Last year I wrote an article for ISAserver.org that provided detailed guidance for improving security for SSL and TLS protected web sites using Forefront TMG 2010. Many people have reached out to me recently to ask about enabling forward secrecy, which my original article did not include because, at the time, it was not recommended to enable it. However, as times have changed, it is now recommended to enable forward secrecy so I recently wrote a short post with guidance on how to do that. The post was written with a very narrow scope and addressed only the enabling of forward secrecy for TLS. Many of you have since asked for guidance on overall security best practices with regard to SSL and TLS along with adding support for forward secrecy. In addition to the configuration changes detailed in my original ISAserver.org article, I also recommend the following list of SSL and TLS cipher suites be explicitly enforced using the method outlined here.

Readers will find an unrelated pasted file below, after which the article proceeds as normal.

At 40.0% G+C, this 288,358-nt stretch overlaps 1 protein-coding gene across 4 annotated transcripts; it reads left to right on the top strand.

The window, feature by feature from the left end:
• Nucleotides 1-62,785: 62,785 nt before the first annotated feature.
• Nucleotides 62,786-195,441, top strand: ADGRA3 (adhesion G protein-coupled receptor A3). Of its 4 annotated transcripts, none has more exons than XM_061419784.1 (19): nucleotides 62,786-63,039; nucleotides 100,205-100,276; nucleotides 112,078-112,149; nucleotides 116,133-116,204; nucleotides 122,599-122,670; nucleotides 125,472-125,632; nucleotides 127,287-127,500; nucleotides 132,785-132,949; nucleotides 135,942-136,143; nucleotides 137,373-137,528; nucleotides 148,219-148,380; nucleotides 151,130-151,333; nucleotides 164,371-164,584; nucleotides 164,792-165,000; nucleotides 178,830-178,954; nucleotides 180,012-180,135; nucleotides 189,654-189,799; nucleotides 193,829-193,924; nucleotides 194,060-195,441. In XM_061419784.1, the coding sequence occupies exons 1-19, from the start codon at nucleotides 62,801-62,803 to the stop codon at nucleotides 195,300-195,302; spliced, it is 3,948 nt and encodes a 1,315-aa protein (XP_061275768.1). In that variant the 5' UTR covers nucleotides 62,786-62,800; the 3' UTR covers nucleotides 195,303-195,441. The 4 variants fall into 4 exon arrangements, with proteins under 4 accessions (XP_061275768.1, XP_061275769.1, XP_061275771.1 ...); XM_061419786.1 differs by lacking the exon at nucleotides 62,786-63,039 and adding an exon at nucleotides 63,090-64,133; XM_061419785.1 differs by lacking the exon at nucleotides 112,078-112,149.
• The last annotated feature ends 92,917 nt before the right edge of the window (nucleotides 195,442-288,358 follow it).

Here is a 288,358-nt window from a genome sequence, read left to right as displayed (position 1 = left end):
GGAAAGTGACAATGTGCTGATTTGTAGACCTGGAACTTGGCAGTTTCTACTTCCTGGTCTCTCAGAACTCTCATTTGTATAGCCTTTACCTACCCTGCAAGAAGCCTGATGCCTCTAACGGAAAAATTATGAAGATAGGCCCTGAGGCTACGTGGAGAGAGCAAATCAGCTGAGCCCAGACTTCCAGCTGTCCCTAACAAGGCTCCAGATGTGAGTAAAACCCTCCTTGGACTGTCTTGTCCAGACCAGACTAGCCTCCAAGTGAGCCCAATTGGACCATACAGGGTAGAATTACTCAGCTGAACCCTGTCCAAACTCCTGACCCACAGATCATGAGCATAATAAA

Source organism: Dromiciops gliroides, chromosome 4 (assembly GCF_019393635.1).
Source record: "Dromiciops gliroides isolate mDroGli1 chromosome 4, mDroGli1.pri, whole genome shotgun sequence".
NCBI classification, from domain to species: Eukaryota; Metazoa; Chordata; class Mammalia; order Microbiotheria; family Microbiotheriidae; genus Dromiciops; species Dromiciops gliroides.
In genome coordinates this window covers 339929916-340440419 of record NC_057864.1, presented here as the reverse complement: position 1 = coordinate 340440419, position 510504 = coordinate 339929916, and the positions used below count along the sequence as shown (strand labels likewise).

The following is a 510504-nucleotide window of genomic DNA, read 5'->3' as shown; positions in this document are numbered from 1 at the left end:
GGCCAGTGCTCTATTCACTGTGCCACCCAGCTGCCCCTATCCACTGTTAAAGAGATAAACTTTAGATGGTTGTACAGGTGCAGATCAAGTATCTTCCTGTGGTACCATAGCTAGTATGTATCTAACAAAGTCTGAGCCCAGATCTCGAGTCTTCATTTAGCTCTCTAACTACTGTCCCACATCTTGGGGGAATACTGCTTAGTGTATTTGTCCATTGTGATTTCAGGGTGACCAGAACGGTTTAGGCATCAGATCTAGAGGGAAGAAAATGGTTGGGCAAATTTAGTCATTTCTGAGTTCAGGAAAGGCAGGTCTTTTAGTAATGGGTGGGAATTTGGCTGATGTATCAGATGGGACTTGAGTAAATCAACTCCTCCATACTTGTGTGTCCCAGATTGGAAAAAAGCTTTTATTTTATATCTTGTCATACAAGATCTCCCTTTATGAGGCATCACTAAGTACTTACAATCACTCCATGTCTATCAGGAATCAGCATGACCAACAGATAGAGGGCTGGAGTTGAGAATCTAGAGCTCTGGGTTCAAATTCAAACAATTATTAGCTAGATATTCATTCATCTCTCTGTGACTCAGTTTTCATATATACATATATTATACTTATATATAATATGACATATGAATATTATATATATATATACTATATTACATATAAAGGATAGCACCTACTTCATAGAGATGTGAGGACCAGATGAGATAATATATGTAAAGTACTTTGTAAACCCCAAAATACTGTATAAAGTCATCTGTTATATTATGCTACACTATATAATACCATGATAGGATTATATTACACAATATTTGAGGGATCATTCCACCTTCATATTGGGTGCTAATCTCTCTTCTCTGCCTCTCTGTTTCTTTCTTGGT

TLS_ECDHE_ECDSA_WITH_AES_128_GCM_SHA256_P256 TLS_ECDHE_ECDSA_WITH_AES_128_GCM_SHA256_P384 TLS_ECDHE_ECDSA_WITH_AES_128_GCM_SHA256_P521 TLS_ECDHE_ECDSA_WITH_AES_256_GCM_SHA384_P384 TLS_ECDHE_ECDSA_WITH_AES_256_GCM_SHA384_P521 TLS_ECDHE_ECDSA_WITH_AES_128_CBC_SHA256_P256 TLS_ECDHE_ECDSA_WITH_AES_128_CBC_SHA_P256 TLS_ECDHE_ECDSA_WITH_AES_256_CBC_SHA_P256 TLS_ECDHE_RSA_WITH_AES_128_CBC_SHA256_P256 TLS_ECDHE_RSA_WITH_AES_256_CBC_SHA384_P256 TLS_ECDHE_RSA_WITH_AES_128_CBC_SHA_P256 TLS_ECDHE_RSA_WITH_AES_256_CBC_SHA_P256 TLS_DHE_DSS_WITH_AES_128_CBC_SHA256 TLS_DHE_DSS_WITH_AES_256_CBC_SHA256 TLS_DHE_DSS_WITH_AES_128_CBC_SHA TLS_DHE_DSS_WITH_AES_256_CBC_SHA TLS_RSA_WITH_AES_128_CBC_SHA256 TLS_RSA_WITH_AES_256_CBC_SHA256 TLS_RSA_WITH_AES_128_CBC_SHA TLS_RSA_WITH_AES_256_CBC_SHA